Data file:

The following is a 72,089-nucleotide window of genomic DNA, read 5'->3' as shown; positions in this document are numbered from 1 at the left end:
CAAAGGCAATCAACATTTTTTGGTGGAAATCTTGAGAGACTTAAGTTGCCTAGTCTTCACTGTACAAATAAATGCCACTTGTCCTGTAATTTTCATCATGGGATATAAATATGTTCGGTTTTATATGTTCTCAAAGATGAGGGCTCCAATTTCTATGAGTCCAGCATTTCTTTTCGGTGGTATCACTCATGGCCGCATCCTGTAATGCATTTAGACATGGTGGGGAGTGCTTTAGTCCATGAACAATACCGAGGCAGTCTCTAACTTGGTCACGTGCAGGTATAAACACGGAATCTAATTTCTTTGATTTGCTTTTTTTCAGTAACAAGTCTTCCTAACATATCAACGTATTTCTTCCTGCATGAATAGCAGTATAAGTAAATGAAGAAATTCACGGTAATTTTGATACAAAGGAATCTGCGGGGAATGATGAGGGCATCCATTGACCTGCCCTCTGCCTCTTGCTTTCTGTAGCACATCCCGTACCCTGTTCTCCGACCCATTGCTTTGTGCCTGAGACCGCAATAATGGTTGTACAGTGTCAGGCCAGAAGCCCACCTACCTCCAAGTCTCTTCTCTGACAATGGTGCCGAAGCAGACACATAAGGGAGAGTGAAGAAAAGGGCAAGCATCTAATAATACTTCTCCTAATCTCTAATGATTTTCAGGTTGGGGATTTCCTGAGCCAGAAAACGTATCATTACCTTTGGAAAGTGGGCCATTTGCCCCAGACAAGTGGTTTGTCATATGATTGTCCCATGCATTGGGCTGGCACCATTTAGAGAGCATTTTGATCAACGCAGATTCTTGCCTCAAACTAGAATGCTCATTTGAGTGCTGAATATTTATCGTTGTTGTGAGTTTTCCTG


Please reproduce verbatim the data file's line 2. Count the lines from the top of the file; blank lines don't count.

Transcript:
CAAAGGCAATCAACATTTTTTGGTGGAAATCTTGAGAGACTTAAGTTGCCTAGTCTTCACTGTACAAATAAATGCCACTTGTCCTGTAATTTTCATCATGGGATATAAATATGTTCGGTTTTATATGTTCTCAAAGATGAGGGCTCCAATTTCTATGAGTCCAGCATTTCTTTTCGGTGGTATCACTCATGGCCGCATCCTGTAATGCATTTAGACATGGTGGGGAGTGCTTTAGTCCATGAACAATACCGAGGCAGTCTCTAACTTGGTCACGTGCAGGTATAAACACGGAATCTAATTTCTTTGATTTGCTTTTTTTCAGTAACAAGTCTTCCTAACATATCAACGTATTTCTTCCTGCATGAATAGCAGTATAAGTAAATGAAGAAATTCACGGTAATTTTGATACAAAGGAATCTGCGGGGAATGATGAGGGCATCCATTGACCTGCCCTCTGCCTCTTGCTTTCTGTAGCACATCCCGTACCCTGTTCTCCGACCCATTGCTTTGTGCCTGAGACCGCAATAATGGTTGTACAGTGTCAGGCCAGAAGCCCACCTACCTCCAAGTCTCTTCTCTGACAATGGTGCCGAAGCAGACACATAAGGGAGAGTGAAGAAAAGGGCAAGCATCTAATAATACTTCTCCTAATCTCTAATGATTTTCAGGTTGGGGATTTCCTGAGCCAGAAAACGTATCATTACCTTTGGAAAGTGGGCCATTTGCCCCAGACAAGTGGTTTGTCATATGATTGTCCCATGCATTGGGCTGGCACCATTTAGAGAGCATTTTGATCAACGCAGATTCTTGCCTCAAACTAGAATGCTCATTTGAGTGCTGAATATTTATCGTTGTTGTGAGTTTTCCTG